abstract = "Context: Animal studies indicate that osteocalcin (OC), particularly the undercarboxylated isoform (unOC), affects insulin sensitivity and secretion, but definitive data from humans are lacking. Objective: The objectives of the study were to determine whether total OC and unOC are independently associated with insulin sensitivity and β-cell response in overweight/obese adults; whether glucose tolerance status affects these associations; and whether the associations are independent of bone formation, as reflected in procollagen type 1 amino propeptide (P1NP). Design, Setting, and Participants: This was a cross-sectional study conducted at a university research center involving 63 overweight/obese adults with normal (n = 39) or impaired fasting glucose (IFG; n = 24). Main outcome measures: Serum concentrations of total/undercarboxylated OC and P1NP were assessed by RIA; insulin sensitivity was determined by iv glucose tolerance test (S I -IVGTT), liquid meal test (S I meal), and homeostasis model assessment of insulin resistance; β-cell response to glucose [basal β-cell response to glucose; dynamic β-cell response to glucose; static β-cell response to glucose; and total β-cell response to glucose] was derived using C-peptide modeling of meal test data; and intraabdominal adipose tissue was measured using computed tomography scanning. Results: Multiple linear regression, adjusting for intraabdominal adipose tissue and P1NP, revealed that total OC was positively associated with S I -iv glucose tolerance test (P < .01) in the total sample. OC was not associated with S I meal or homeostasis model assessment of insulin resistance. In participants with IFG, unOC was positively associated with static β-cell response to glucose and total β-cell response to glucose (P < .05), independent of insulin sensitivity. Conclusions: In overweight/obese individuals, total OC may be associated with skeletal muscle but not hepatic insulin sensitivity. unOC is uniquely associated with β-cell function only in individuals with IFG. Further research is needed to probe the causal inference of these relationships and to determine whether indirect nutrient sensing pathways underlie these associations.",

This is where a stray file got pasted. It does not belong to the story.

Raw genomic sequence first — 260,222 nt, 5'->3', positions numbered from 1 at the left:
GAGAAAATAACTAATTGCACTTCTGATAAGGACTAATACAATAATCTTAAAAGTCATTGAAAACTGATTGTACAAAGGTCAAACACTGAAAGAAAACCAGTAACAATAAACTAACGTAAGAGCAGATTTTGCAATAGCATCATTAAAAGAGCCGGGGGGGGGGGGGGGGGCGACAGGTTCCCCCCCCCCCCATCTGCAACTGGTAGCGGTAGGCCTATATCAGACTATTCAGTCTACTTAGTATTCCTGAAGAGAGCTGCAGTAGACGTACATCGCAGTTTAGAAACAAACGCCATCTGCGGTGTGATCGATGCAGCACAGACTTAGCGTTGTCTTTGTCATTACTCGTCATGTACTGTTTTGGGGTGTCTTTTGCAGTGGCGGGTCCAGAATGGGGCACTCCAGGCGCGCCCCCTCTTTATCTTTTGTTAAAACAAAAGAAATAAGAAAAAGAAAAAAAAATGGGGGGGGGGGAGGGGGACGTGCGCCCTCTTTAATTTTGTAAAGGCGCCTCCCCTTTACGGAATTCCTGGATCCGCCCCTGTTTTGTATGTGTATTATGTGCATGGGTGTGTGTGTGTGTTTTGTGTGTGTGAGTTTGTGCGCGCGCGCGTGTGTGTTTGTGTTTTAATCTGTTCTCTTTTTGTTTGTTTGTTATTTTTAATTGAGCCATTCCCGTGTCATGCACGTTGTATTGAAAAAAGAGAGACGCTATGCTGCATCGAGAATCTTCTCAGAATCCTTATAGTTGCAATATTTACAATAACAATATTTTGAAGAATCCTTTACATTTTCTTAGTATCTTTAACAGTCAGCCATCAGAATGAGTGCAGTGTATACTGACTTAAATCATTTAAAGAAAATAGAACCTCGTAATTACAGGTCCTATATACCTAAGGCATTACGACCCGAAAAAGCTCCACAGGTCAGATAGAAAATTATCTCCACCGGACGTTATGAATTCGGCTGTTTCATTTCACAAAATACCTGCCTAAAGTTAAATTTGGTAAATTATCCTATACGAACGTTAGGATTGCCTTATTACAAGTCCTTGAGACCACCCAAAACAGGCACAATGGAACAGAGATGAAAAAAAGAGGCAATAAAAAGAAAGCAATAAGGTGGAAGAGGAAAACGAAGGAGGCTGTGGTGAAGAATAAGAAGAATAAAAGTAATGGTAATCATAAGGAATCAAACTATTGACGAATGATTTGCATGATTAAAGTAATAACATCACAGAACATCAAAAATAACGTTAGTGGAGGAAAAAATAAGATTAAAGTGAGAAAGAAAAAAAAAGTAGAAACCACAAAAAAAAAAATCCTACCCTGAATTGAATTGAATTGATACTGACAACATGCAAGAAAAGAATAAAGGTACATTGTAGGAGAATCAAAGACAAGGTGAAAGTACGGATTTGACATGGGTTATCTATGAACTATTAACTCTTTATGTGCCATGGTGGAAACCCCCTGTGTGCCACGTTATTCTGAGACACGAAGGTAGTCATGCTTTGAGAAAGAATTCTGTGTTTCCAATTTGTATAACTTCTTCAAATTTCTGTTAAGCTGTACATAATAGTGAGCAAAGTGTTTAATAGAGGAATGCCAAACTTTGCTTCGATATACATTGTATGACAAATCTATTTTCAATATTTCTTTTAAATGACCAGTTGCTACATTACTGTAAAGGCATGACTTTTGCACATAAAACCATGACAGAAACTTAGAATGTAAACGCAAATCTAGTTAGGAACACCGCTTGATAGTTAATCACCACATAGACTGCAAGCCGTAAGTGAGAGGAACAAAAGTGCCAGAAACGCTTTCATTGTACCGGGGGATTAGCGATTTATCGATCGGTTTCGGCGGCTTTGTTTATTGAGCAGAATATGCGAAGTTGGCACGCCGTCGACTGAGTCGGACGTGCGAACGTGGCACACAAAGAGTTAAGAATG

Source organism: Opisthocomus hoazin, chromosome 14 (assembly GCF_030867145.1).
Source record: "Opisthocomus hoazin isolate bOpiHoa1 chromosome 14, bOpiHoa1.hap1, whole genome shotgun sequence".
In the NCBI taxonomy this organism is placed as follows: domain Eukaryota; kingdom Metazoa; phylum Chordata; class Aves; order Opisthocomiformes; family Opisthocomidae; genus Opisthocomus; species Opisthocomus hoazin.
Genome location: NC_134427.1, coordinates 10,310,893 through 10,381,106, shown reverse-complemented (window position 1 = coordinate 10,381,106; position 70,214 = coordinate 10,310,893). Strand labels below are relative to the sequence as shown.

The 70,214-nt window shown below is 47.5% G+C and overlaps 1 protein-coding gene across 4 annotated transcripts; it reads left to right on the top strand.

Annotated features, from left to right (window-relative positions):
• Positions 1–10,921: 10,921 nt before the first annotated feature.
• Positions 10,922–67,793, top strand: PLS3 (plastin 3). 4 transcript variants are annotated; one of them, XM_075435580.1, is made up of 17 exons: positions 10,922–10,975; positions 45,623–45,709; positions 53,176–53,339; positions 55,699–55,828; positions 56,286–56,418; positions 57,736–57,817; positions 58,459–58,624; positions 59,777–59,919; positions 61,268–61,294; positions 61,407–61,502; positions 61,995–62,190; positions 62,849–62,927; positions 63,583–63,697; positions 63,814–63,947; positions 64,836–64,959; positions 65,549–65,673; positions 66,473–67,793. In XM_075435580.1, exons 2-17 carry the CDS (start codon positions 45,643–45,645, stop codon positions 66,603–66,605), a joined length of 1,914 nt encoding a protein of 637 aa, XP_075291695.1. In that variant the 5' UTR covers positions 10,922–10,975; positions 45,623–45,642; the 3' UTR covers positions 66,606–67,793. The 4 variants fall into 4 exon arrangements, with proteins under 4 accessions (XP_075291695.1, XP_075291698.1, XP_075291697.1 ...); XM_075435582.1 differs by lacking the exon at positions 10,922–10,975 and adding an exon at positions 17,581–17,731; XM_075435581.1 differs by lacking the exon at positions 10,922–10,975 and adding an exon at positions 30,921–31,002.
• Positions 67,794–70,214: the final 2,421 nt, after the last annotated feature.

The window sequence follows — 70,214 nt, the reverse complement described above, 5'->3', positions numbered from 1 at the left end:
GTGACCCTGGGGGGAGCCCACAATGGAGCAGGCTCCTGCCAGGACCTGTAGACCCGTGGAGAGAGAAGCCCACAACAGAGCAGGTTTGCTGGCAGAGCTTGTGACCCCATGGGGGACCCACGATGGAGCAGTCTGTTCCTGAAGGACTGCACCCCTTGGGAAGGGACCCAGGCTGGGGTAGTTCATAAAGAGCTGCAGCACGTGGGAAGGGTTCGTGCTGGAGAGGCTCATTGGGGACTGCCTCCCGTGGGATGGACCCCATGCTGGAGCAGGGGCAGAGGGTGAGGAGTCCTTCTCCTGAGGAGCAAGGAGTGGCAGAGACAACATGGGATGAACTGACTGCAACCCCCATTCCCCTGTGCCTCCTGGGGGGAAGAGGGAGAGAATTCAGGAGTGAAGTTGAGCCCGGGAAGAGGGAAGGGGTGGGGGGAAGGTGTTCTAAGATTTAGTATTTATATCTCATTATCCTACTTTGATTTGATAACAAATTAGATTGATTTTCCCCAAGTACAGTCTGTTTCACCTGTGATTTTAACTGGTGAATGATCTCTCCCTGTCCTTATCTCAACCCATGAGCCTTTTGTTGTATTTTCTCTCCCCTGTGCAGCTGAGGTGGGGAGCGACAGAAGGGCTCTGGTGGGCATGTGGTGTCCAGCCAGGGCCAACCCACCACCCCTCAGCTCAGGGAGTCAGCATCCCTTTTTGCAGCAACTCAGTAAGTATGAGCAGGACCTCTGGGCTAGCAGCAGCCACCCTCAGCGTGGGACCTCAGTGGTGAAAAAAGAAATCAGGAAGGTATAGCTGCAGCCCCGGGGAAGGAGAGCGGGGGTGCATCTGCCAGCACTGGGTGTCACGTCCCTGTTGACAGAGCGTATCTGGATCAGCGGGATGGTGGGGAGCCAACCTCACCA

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T1 - Associations of Total and Undercarboxylated Osteocalcin with Peripheral and Hepatic Insulin Sensitivity and β-Cell Function in Overweight Adults